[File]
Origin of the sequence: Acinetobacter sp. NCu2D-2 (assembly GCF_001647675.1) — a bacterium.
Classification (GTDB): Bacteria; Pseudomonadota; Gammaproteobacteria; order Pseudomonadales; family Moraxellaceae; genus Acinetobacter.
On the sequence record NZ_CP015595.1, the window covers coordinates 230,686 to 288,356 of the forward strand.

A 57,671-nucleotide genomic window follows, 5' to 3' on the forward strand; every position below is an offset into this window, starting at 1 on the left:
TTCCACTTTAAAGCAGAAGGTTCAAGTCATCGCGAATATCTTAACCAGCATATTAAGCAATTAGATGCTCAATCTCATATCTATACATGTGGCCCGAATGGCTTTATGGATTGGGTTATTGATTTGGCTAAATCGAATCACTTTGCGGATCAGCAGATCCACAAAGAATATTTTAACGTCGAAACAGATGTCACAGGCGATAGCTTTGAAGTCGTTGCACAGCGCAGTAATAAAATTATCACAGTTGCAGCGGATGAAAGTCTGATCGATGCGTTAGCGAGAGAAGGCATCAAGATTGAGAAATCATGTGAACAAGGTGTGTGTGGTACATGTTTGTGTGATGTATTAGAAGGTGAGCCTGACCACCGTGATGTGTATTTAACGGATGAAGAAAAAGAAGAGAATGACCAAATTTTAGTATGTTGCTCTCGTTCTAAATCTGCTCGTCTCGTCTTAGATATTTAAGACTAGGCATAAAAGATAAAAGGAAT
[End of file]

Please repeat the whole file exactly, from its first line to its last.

Origin of the sequence: Acinetobacter sp. NCu2D-2 (assembly GCF_001647675.1) — a bacterium.
Classification (GTDB): Bacteria; Pseudomonadota; Gammaproteobacteria; order Pseudomonadales; family Moraxellaceae; genus Acinetobacter.
On the sequence record NZ_CP015595.1, the window covers coordinates 230,686 to 288,356 of the forward strand.

A 57,671-nucleotide genomic window follows, 5' to 3' on the forward strand; every position below is an offset into this window, starting at 1 on the left:
TTCCACTTTAAAGCAGAAGGTTCAAGTCATCGCGAATATCTTAACCAGCATATTAAGCAATTAGATGCTCAATCTCATATCTATACATGTGGCCCGAATGGCTTTATGGATTGGGTTATTGATTTGGCTAAATCGAATCACTTTGCGGATCAGCAGATCCACAAAGAATATTTTAACGTCGAAACAGATGTCACAGGCGATAGCTTTGAAGTCGTTGCACAGCGCAGTAATAAAATTATCACAGTTGCAGCGGATGAAAGTCTGATCGATGCGTTAGCGAGAGAAGGCATCAAGATTGAGAAATCATGTGAACAAGGTGTGTGTGGTACATGTTTGTGTGATGTATTAGAAGGTGAGCCTGACCACCGTGATGTGTATTTAACGGATGAAGAAAAAGAAGAGAATGACCAAATTTTAGTATGTTGCTCTCGTTCTAAATCTGCTCGTCTCGTCTTAGATATTTAAGACTAGGCATAAAAGATAAAAGGAAT